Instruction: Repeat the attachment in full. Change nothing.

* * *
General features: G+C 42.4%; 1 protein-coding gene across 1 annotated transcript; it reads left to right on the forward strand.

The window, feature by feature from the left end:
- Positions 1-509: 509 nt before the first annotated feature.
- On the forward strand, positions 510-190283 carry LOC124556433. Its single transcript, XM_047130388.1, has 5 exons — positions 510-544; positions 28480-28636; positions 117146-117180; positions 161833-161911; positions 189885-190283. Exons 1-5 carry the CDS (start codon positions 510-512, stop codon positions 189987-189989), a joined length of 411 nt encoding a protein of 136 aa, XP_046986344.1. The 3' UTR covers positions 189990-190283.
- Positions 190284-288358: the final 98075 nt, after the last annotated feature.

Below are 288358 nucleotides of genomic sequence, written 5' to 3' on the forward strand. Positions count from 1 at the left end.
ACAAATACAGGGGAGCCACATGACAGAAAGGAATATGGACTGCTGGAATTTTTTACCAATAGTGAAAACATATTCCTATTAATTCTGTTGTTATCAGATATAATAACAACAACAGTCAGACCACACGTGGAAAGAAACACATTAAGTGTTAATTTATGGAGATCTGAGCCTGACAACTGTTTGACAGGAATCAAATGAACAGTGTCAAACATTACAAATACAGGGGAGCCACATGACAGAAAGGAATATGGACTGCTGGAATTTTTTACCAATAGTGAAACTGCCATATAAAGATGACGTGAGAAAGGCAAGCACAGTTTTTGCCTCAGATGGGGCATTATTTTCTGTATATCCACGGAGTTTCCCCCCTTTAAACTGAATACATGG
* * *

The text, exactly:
General features: G+C 42.4%; 1 protein-coding gene across 1 annotated transcript; it reads left to right on the forward strand.

The window, feature by feature from the left end:
- Positions 1-509: 509 nt before the first annotated feature.
- On the forward strand, positions 510-190283 carry LOC124556433. Its single transcript, XM_047130388.1, has 5 exons — positions 510-544; positions 28480-28636; positions 117146-117180; positions 161833-161911; positions 189885-190283. Exons 1-5 carry the CDS (start codon positions 510-512, stop codon positions 189987-189989), a joined length of 411 nt encoding a protein of 136 aa, XP_046986344.1. The 3' UTR covers positions 189990-190283.
- Positions 190284-288358: the final 98075 nt, after the last annotated feature.

Below are 288358 nucleotides of genomic sequence, written 5' to 3' on the forward strand. Positions count from 1 at the left end.
ACAAATACAGGGGAGCCACATGACAGAAAGGAATATGGACTGCTGGAATTTTTTACCAATAGTGAAAACATATTCCTATTAATTCTGTTGTTATCAGATATAATAACAACAACAGTCAGACCACACGTGGAAAGAAACACATTAAGTGTTAATTTATGGAGATCTGAGCCTGACAACTGTTTGACAGGAATCAAATGAACAGTGTCAAACATTACAAATACAGGGGAGCCACATGACAGAAAGGAATATGGACTGCTGGAATTTTTTACCAATAGTGAAACTGCCATATAAAGATGACGTGAGAAAGGCAAGCACAGTTTTTGCCTCAGATGGGGCATTATTTTCTGTATATCCACGGAGTTTCCCCCCTTTAAACTGAATACATGG